Day by Day

Thursday, March 01, 2018

The Drugging of the American Boy

You want to talk about a rise in shootings?

"We are pathologizing boyhood," says Ned Hallo-well, a psychiatrist who has been diagnosed with ADHD himself and has cowritten two books about it, Driven to Distraction and Delivered from Distraction. "God bless the women's movement—we needed it—but what's happened is, particularly in schools where most of the teachers are women, there's been a general girlification of elementary school, where any kind of disruptive behavior is sinful. What I call the 'moral diagnosis' gets made: You're bad. Now go get a doctor and get on medication so you'll be good. And that's a real perversion of what ought to happen. Most boys are naturally more restless than most girls, and I would say that's good. But schools want these little goody-goodies who sit still and do what they're told—these robots—and that's just not who boys are."

You don't say?

Source: Psychiatry, April 2010; The Canadian Journal of Psychiatry, October 1999.

Years ago, my step-son was diagnosed with a "learning disability".  He couldn't read.  The teachers said he was "slow".  This kid was one of the smartest boys I knew and yet he couldn't read.  So the Mrs. started reading to him at night.  Not any of the boring bullshit forced down kids throats these days, but Harry Potter. 

By the time we got to book two, he was reading on his own.  He had no problem reading.  He had no problem learning.  He was BORED STIFF IN SCHOOL.

One man believes that drugging children's brains is too risky. That until we get a lot closer to achieving a foolproof diagnosis for ADHD, we need to think twice about giving a single pill to a single child. He believes that what is called attention-deficit/hyperactivity disorder might in fact be a boy's greatest gift, the gift of energy. And that the best way to treat it is to first teach the boy to control the energy all by himself, because by learning to control it all by himself, a boy can channel that energy to help him succeed. That the responsible thing to do is first to see if there is some problem with the boy's heart—not with the way it pumps blood, but with its ability to show and accept love. The man's name is Howard Glasser, and he is one of those countercultural clinicians who, as American society has become inured to giving psychotropic drugs to kids, has built a practice predicated on opposing the very idea. 
If he were a child today, Glasser would be given a prescription for a stimulant in about five minutes. Little Howie was a wired kid. Obstreperous. But good. A good kid. And when he grew up and became a family therapist—he has applied to earn his doctorate in education from Harvard starting this fall—he created a way of dealing with wired, obstreperous, uncontrollable kids who are, beneath all that, good. And he believes all of them are good. 
He calls the method the Nurtured Heart Approach, and it seems simple on the surface: You nurture the child's heart. If a child is hyperactive and defiant and has trouble listening and concentrating, Glasser feels it is our responsibility as a society—as grown-ups—to do everything we can for a child's heart before we start adding chemicals to his brain, because what if his brain is fine? What if the diagnosis isn't right? And even if it is, what if something else works?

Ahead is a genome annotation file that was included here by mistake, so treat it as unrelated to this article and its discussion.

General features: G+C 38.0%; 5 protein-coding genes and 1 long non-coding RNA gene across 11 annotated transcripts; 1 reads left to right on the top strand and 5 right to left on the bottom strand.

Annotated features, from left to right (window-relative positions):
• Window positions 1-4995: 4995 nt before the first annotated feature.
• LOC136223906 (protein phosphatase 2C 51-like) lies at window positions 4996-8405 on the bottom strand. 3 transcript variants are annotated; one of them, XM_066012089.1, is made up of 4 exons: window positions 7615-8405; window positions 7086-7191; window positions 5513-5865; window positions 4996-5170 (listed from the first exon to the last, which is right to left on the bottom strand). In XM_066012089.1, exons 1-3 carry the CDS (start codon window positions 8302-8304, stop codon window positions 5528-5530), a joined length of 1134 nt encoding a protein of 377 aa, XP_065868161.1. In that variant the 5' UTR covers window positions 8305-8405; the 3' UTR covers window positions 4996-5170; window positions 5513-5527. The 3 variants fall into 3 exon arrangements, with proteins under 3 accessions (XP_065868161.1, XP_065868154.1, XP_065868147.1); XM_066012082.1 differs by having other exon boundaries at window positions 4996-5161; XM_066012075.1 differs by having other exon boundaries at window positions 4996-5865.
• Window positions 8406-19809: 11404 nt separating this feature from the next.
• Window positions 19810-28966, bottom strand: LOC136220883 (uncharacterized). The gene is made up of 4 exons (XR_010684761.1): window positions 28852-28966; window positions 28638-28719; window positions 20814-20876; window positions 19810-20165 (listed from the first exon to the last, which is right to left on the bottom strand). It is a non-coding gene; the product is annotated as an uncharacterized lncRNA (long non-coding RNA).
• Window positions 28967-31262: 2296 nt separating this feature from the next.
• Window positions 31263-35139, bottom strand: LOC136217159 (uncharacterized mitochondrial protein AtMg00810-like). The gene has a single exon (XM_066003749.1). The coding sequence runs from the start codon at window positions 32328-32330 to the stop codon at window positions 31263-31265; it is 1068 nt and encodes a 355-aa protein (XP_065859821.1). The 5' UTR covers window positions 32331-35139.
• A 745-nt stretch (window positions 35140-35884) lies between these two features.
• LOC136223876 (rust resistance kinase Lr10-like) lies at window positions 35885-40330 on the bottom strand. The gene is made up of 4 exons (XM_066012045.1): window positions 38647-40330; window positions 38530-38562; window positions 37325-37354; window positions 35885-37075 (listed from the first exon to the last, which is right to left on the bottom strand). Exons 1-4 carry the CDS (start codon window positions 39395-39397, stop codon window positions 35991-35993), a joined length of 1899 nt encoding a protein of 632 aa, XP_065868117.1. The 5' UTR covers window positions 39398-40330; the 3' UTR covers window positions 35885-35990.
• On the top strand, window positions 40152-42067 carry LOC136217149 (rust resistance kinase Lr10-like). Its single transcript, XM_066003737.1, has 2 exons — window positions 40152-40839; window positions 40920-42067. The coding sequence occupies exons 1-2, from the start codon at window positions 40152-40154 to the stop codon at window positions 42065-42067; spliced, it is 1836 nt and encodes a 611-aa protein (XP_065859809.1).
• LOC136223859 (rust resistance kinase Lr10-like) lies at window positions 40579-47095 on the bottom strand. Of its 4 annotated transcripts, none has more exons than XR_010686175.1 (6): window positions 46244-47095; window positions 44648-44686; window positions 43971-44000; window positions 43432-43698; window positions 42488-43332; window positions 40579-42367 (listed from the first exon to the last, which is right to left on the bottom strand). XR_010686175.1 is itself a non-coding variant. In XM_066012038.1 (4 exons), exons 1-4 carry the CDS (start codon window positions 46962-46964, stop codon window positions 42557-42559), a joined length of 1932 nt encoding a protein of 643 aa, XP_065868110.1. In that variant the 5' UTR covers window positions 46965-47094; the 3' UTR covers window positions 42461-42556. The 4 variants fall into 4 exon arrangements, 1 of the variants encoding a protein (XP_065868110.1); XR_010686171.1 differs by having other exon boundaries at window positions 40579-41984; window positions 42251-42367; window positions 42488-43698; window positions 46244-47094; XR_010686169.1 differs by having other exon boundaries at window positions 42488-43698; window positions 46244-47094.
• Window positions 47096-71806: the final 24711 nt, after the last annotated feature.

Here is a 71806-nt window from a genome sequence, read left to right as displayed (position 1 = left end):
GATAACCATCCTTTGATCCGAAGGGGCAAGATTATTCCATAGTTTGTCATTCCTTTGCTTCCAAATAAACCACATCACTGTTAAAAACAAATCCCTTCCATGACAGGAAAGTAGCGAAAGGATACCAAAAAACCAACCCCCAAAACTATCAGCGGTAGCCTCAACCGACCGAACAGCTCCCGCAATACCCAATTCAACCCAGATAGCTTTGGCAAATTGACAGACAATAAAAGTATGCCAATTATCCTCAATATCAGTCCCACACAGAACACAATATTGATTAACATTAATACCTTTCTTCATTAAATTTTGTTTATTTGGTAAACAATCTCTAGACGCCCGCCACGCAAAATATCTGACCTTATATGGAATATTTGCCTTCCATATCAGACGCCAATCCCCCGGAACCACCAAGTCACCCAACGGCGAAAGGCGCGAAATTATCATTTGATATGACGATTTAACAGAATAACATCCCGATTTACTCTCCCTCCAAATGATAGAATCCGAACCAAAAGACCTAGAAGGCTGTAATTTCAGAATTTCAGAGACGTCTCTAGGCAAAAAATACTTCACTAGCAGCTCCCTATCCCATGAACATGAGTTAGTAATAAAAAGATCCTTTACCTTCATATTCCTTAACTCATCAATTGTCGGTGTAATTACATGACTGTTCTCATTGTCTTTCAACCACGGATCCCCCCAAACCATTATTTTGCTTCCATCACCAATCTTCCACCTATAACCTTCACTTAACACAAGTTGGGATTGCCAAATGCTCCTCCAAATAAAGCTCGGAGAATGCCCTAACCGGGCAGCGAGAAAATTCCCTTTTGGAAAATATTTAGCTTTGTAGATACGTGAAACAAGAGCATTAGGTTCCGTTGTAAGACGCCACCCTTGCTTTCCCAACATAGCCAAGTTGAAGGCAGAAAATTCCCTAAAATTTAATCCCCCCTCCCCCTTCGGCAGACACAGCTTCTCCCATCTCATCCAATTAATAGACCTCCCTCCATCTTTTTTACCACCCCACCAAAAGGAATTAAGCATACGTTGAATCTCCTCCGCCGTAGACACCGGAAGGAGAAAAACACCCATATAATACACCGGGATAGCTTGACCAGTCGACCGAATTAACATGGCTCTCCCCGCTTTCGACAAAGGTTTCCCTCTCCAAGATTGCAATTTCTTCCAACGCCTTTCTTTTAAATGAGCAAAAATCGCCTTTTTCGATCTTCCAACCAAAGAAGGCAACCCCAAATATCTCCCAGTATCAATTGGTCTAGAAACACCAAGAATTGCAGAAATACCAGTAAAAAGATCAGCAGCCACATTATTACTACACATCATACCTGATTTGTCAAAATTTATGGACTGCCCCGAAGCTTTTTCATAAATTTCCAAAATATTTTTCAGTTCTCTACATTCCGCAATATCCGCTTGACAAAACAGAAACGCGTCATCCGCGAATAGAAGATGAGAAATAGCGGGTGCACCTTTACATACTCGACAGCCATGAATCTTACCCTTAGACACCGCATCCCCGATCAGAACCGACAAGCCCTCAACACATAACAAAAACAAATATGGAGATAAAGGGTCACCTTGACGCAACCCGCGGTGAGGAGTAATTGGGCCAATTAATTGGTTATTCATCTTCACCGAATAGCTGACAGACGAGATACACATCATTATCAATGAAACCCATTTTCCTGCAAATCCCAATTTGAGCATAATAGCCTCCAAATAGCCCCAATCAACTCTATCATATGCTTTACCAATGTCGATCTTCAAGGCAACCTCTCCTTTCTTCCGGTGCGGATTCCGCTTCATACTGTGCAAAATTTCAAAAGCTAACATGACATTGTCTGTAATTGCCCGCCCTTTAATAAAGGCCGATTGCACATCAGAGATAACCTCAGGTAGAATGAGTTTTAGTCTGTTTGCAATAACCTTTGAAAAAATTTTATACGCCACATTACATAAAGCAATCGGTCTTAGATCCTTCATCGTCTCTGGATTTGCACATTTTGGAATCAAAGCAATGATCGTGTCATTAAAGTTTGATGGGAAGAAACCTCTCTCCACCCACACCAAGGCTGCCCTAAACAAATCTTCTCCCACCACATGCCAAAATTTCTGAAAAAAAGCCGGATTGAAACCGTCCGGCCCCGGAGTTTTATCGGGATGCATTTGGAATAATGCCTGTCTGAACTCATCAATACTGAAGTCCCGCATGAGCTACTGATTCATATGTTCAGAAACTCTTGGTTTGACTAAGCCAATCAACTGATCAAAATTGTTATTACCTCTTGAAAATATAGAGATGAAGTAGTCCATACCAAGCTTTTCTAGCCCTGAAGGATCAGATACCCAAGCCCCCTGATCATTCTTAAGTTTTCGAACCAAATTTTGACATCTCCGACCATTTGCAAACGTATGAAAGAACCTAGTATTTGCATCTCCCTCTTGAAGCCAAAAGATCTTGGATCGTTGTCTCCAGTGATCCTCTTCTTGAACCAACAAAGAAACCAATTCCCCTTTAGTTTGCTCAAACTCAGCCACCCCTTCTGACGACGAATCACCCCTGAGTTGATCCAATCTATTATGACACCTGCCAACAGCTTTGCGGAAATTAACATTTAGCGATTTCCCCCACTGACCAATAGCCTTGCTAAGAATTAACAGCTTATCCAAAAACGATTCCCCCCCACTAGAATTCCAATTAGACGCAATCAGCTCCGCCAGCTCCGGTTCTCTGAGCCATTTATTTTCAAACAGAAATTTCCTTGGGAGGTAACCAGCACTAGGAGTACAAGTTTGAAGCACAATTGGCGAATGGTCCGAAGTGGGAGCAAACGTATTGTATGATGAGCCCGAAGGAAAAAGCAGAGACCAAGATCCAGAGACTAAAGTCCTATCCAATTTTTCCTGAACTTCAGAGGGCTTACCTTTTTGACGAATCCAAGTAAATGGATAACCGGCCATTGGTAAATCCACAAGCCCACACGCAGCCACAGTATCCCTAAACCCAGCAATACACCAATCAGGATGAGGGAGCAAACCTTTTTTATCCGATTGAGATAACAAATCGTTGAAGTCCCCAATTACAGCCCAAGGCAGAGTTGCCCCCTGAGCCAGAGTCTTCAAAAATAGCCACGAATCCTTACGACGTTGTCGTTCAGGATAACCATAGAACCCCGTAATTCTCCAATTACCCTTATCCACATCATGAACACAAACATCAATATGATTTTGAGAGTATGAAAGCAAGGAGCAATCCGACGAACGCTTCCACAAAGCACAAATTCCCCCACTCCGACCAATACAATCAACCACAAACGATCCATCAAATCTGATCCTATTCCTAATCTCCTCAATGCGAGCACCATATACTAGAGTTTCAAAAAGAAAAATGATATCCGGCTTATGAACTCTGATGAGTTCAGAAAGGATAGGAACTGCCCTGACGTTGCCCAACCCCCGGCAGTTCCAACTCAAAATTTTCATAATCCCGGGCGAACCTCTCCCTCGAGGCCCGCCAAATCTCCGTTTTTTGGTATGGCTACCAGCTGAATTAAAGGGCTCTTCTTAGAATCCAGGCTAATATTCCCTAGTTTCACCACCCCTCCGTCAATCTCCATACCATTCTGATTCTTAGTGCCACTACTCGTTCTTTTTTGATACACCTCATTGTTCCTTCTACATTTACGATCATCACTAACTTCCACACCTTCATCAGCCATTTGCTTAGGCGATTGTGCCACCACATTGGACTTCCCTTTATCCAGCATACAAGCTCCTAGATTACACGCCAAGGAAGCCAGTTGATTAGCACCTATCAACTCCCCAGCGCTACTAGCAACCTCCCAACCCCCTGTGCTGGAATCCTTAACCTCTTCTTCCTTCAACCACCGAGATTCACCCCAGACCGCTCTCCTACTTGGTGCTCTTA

If ADHD had been a thing when I was growing up, I'd be doped up to the gills by the school system to ensure that I would be a "good boy".  I hated school.  Never paid attention, other than in my various music classes.  Tore-assed through the countryside of North Idaho whenever I could.  I guarantee that if my teachers could have doped me up on some ADHD drug, they'd have done so in a red-hot minute.  Thank God that didn't happen.  But it's happening to boys all over this country.  And it's a load of horse shit.  You want to talk school shootings?  What in the hell do you think is going to happen when you're doping boys up with Schedule II drugs from the time they enter the school system to the time they leave it?  What in the HELL do you think is going to happen when you have a kid on drugs that affect dopamine for over a decade, and then turn them loose?

I'm of the opinion that the biggest problem kids have these days is the public school system.  The one-size-fits-all, mediocrity-shall-be-enforced, publik skool sistim that has ruined learning for generations of children in this country.  And I'm willing to bet that if we stopped shoving our kids into this meat grinder of misery, we might be able to treat a huge number of ADHD cases without drugs.

But what do I know.  I'm just a guy who hates sitting still.

1 comment:

Deserttrek said...

when i was a kid, the teachers were old battle axes who knew how to handle kids and what we were about.
Boys from 1-21 have "ants in their pants" and in the old days they knew it. Recess was mass hysteria time to let it out long enough to finish the day.
The "experts" were parents who taught and parents at home. The school system today seems to be a lot of single women and limp wristed males.
Drugs for 99.99% of kids is not the answer, a cardboard box, some sticks and the woods, they will take good care of themselves